I have a 15.1 MP Canon T1i digital SLR. My wife's camera is a 12.2 MP Canon XSi. I shoot in burst mode because I do not have image stabilization on my lens (burst mode increases odds of a tack sharp image), and I often shoot in dark rooms (museums) that do not allow tripods. These cards never precluded me from recording a shot during the two weeks and 15 GBs I used them. I shoot in Raw + L mode (meaning I get a largest JPEG and a RAW image for each shutter opening). I never had a problem due to this "slow" memory card.
I researched the issue of memory card speeds before I left on the trip. I had already purchased high class cards (2x Class 10 16GB cards), but found that after I made said purchase, that they were a waste. According to both Scott Kelby and Tom Ang (the two most prolific digital photog authors): A current point-and-shoot camera will NEVER need anything more than a Class 4 card. If there is a delay in saving with a point-and-shoot, it is the camera, not the card. (assuming your card is not faulty) If you have an entry-level dSLR camera, you will ALMOST NEVER need anything more than a Class 4 card, as your camera cannot use the extra speed. I say 'almost never' because as of now the line of entry dSLRs cannot use the higher speeds effectively enough to show a benefit from a faster card (the camera itself cannot write fast enough). But, the entry-level market is growing in its technological capability, so this may change over the next few years.
The only time you will need a higher speed card is if you are using high-end dSLR work and are shooting in burst mode in RAW. This means you've spent several thousand dollars on your camera, and another grand to $1500 on your lens. People who spend that much on their equipment (professional photographers) will not read this review because A- they know the above and B- why buy such a cheap card if they can afford thousands in equipment?
Don't waste your money on higher class ratings of cards unless you have thousands sunk into your photo equipment already.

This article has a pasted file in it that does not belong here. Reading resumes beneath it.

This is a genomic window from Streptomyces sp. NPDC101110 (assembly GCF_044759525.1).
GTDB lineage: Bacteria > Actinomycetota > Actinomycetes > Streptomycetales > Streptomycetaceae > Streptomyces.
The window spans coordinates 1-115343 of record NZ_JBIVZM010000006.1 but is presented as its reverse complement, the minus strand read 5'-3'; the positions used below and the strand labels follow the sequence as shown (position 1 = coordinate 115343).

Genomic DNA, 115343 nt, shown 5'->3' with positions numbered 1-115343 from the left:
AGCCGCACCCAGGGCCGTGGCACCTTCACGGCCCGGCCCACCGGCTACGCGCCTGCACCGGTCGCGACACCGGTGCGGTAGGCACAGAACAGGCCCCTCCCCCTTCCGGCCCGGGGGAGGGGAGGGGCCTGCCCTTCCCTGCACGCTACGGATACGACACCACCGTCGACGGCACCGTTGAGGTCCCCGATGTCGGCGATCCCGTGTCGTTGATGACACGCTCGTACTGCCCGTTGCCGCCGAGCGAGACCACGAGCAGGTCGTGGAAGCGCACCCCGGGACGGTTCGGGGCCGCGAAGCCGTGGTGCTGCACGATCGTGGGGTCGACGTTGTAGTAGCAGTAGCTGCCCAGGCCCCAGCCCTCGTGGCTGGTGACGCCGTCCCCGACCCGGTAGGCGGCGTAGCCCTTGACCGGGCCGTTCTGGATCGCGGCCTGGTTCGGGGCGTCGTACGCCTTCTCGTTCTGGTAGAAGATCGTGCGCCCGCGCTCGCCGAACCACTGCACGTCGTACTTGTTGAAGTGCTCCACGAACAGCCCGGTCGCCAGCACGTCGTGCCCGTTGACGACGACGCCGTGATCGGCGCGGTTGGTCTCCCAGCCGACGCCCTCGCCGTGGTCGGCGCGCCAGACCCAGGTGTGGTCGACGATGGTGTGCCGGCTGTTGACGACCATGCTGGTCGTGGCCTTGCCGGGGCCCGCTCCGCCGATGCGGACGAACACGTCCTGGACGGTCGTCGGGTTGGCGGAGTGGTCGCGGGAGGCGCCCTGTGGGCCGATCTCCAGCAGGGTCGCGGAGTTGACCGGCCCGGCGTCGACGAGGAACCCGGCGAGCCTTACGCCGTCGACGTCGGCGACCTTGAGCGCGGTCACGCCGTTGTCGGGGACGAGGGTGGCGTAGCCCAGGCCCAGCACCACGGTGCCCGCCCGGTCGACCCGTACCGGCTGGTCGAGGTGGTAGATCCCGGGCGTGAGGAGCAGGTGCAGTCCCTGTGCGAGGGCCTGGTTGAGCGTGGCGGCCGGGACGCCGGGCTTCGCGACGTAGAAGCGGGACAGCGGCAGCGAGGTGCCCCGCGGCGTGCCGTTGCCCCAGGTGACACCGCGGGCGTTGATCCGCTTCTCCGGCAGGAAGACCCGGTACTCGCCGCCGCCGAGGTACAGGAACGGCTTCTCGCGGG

The most important thing with memory cards are (in priority order): 1- correct format (SDHC, etc), 2- size (how many GBs), 3- brand name (Kingston, Sandisk, PNY, etc) The first two are obvious, but the third item is where the rubber meets the road. Companies without the big names sell for less money, usually, to try and gain market share. To do this, they often use inferior parts and processes (or get the cast offs from the bigger companies), and produce inferior cards. Of the cards I have had fail, all have been non-name cards. Buy from reputable manufacturers and you will be happier.
Video Addendum - The above applies to photography, not videography. If you are shooting HD video (Canon T1i can do this), then you may think about a Class 6 card. Basically you need a minimum speed faster than the data speed (plus an overhead, 10-20% is usually fine). For 720p video @30mpbs (18 min per 4gb file), you need 3.8mb/s minimum write speed. That means a true class 4 card (min 4mb/s) would be cutting it close, and class 6 is a bit of overkill (unless you go for the 45mbps 1080p, then that's getting close too).
This is a great place to store firmware updates for camera's and other devices no need buying the top of the line chip to store data. It helps me remember where my firmware is kept. If I see a 4 GB Class 4 chip I know its a firmware storage chip not a photo chip. I keep all my devices firmware on these chips in case I get a bad firmware update and need to roll back to a known good firmware version. If I can look at a chip and tell in a glance whats on it I am better able to focus on my photography.
This memory chip works for me on many levels so I give it a 5 star rating.
This one completely meets my needs. I try to buy very well-known brands, especially for reusable media that is going into digital cameras, but this one has a good size/cost ratio. 16 GB isn't huge but I didn't need huge. I've used Kingston's products before so I felt safe going with this card.